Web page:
What Are Hormones?

They are types of chemical that the body uses to send a signal from one body part to another. A hormone might be made in the brain, released into the blood and travel to some distant organ, such as the kidney. When it reaches the kidney, this chemical will usually trigger some effect. Hormones are powerful. It takes only a tiny amount to cause big changes in cells or even the whole body. That is why too much, or too little of a certain hormone can be serious.

Below are some activities that bodily hormones are responsible for:

  • Growth and development
  • Metabolism – how your body gets energy from the foods you eat
  • Sexual function and reproduction
  • Mood
  • Maintenance of body temperature and thirst

Where Are They Secreted From?

A body showing the endocrine glands, and their respective positions

A body showing the endocrine glands, and their respective positions

Hormones are secreted from the endocrine glands in the body, and they are secreted directly into the blood stream. In addition, men produce hormones in their testes and women produce them in their ovaries. Some of the major endocrine glands in the body include:

  • Pituitary gland – It is found at the base of the brain, below the hypothalamus. Two of the hormones it produces are vasopressin – which regulates the volume of water in the kidneys and oxytocin – which stimulates the contraction of the uterus during birth, and the release of milk for suckling . Pituitary gland hormones either act on other glands, stimulating them to produce hormones, or act directly on tissues and organs.
  • Pineal gland – It is found in the brain. It secrets the hormone melatoninwhich regulates our sleep and wake cycles. It is usually produced in high quantities in the dark, especially at night, which is what makes us feel sleepy at night.
  • Thyroid gland: The thyroid gland is located in the front part of the neck, just below the Adam’s apple. With the aid of the pituitary, it produces two hormones; thyroxine (T4) and triiodothyronine (T3) which are responsible for growth and development, and the breaking down of food into energy for use by the body.
  • Thymus – It is located in the chest, in an area in front of the heart. It forms part of the immune system and produces and equips T Cells, also known as lymphocytesthese attack, kill, and remove foreign substances from the body, called antigens.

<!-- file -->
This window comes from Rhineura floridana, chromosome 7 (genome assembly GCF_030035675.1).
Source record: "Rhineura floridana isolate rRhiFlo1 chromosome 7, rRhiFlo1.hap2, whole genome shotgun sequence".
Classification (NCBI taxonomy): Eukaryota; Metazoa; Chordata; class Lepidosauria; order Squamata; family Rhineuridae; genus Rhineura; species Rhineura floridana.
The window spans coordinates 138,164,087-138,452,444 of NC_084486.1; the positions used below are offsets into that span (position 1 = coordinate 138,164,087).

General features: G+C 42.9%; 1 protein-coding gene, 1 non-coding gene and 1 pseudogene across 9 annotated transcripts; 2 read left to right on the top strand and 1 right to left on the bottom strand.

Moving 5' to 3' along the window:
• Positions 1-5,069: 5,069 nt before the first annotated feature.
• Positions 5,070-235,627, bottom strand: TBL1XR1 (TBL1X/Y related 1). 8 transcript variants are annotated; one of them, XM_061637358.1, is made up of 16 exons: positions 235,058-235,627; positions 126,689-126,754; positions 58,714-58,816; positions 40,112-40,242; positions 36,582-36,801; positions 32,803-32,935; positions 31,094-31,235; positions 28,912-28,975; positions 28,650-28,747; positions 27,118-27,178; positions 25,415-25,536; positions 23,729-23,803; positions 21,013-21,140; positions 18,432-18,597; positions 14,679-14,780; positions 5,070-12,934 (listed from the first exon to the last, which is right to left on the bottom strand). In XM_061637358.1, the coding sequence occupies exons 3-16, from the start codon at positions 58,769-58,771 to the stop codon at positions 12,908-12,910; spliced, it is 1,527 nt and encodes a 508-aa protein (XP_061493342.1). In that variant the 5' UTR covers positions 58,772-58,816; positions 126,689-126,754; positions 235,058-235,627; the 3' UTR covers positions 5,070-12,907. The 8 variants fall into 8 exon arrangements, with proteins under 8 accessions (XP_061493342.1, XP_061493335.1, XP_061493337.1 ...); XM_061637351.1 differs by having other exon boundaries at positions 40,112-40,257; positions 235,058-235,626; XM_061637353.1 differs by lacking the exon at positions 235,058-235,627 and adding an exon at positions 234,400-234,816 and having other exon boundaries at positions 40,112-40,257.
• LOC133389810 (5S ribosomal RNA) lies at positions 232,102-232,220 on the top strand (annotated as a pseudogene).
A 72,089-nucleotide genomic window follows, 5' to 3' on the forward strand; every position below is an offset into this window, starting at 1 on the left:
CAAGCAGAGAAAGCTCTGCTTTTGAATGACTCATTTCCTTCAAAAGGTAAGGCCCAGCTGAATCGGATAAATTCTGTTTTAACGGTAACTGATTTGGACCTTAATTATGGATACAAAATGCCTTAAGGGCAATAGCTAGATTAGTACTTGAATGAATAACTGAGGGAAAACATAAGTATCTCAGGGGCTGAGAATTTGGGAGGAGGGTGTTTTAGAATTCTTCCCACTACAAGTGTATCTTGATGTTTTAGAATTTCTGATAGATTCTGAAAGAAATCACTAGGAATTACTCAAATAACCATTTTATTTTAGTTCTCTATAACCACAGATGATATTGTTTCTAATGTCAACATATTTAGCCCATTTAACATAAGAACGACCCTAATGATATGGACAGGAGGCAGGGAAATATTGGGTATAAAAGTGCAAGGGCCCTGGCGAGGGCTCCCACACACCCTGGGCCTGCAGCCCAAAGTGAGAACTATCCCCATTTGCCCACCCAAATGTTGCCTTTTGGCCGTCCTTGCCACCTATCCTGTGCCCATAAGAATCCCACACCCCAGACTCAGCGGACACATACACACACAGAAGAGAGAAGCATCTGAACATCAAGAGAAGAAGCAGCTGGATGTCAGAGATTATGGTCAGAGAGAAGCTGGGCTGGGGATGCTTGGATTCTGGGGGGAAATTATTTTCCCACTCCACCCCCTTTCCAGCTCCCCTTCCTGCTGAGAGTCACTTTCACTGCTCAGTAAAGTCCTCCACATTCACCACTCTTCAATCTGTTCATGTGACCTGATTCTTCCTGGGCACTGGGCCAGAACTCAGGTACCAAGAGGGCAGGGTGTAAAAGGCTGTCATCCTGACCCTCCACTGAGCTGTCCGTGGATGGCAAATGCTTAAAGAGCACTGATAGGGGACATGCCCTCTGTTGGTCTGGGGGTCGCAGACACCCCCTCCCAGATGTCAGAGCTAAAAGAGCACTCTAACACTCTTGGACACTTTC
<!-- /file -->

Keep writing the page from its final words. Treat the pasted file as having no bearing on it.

• Adrenal glands – They are located at the top of each kidneys. They produce the hormones adrenalin and cortisolwhich prepares the body for stress conditions; noradrenalinwhich increases the rate and depth of breathing; and corticosteroidswhich regulate salt and water balance.
  • Pancreas – These are found in the abdomen, behind the stomach. They produce insulinwhich is responsible for reducing glucose or sugar level in the blood, and allows body cells convert glucose to energy.
  • Testes – These are found in the scrotal sac only in men, and they produce the hormone testosteronewhich is responsible for the development of features like broad shoulders, deep voice, enlargement of the genitalia, and body hair, as well as the production of sperm cells for reproduction.
  • Ovaries – They are found in the lower abdomen only in women, and secrete the hormones oestrogenwhich is responsible for the development of features like breasts, menstrual cycle and wider hips in women, and progesteronewhich prepares the uterus or womb  for pregnancy

These organs secrete hormone in microscopic amounts and it takes only very small amounts to bring about major changes in the body. Even a very slight excess of hormone secretion can lead to disease states, as can the slightest deficiency in a hormone.